Archive for October, 2007



Thursday, October 11, 2007

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I’m probably not going to write anything extensive about Jonathan Lethem and Farel Dalrymple‘s new Omega the Unknown miniseries until the whole thing gets published, but here’s a post just to note that the first issue is out. (For those who want a more thorough review, Jog has written a good one.)

I’ll limit my remarks to these:

1) It’s nice enough, but I’m not sure if Dalrymple’s art really works for this story. Jim Mooney‘s fairly generic ’70s superhero art in the original series really effectively set the tone, and pumped up the creepy “what’s happened to the Marvel editors?” factor a great deal. Dalrymple’s drawings, on the other hand, are too weird on their own to create that clash of expectations. Still, it’s way too soon to say anything definitive, and I’m not sure exactly where this story’s going yet. It may work in the end. And it’s nice to see Marvel experimenting art-wise in any case.

2) I think it’s funny how many of the online reviews of this comic have mentioned the literary tone of the dialogue, and attributed it to Lethem’s background as a novelist. It’s funny because that aspect of the new comic comes pretty much directly from the Steve Gerber & Mary Skrenes original.

3) So far, the new Omega is following the original plot very closely. Only a subplot featuring a mysterious superhero called the Mink (civilian name: Mr. Kansur) is new. His part in all this remains to be seen, but considering that the comic credits the script to Lethem and “Karl Rusnak” (hey, that’s “Kansur” backwards!) I imagine that’s where a lot of the action will be.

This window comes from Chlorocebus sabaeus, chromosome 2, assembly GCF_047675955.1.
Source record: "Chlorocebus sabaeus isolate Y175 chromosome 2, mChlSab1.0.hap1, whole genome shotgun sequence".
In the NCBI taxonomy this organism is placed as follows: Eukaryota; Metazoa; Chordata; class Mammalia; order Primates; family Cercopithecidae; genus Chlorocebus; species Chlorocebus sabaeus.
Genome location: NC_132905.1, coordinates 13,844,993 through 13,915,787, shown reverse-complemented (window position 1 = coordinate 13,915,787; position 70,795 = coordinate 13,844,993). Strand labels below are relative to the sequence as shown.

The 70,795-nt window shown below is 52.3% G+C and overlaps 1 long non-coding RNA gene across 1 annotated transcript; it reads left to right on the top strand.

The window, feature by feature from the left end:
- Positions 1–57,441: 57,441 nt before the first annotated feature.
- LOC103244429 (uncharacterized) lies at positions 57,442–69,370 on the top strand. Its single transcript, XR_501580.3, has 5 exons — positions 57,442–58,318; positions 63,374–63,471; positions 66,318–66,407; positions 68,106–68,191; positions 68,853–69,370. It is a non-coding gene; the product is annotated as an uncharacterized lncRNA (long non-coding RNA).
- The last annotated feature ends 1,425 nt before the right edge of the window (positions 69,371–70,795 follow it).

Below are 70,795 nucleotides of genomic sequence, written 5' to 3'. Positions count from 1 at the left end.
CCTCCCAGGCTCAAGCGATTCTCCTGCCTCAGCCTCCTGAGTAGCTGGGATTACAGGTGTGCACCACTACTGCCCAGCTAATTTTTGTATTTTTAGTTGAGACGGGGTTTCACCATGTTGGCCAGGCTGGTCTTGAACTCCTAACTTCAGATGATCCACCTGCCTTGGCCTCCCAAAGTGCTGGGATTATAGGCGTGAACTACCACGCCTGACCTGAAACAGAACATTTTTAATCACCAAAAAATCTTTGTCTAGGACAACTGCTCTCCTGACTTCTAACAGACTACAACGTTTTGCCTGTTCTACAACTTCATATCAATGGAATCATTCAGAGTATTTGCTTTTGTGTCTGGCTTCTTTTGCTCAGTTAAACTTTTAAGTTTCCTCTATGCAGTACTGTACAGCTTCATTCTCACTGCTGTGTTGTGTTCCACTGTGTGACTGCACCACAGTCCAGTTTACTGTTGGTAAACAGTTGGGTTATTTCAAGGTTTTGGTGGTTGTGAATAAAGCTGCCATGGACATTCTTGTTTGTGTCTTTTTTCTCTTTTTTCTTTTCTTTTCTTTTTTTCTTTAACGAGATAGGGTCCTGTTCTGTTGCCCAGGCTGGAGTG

UPDATE: Using my crack journalistic skills, I’ve learned that Rusnak is a real person (and Lethem’s best friend from childhood). Still, my Sherlock sense is still telling me that that name’s a clue!

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Books Books


Thursday, October 11, 2007

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With all the talk about how some people think comics are too influenced by literature, it may be worth remembering that there are people in the literary world who think contemporary fiction is becoming too influenced by comics. No big point here — just that these things get kind of complicated. Personally speaking, as long as the comics work as comics and the prose works as prose, I don’t care what influences whom.

Recently, I’ve read two pretty terrific comics-inflected novels that I thought might be worth pointing out to those interested in such things.

First, Junot Díaz of Drown fame just published his first novel, The Brief Wondrous Life of Oscar Wao. It’s been getting tons of great press, but I’ve been surprised that it hasn’t come up for discussion more in comics circles, because it’s probably the most comics-friendly novel I’ve ever read. There are constant references to comics past, from Clowes (one character is described as looking like he walked straight out of the pages of Eightball) to Kirby (the novel’s epigraph is right from Fantastic Four 49: “Of what import are brief, nameless lives … to Galactus??” [bold case and double-punctuation in the original!]).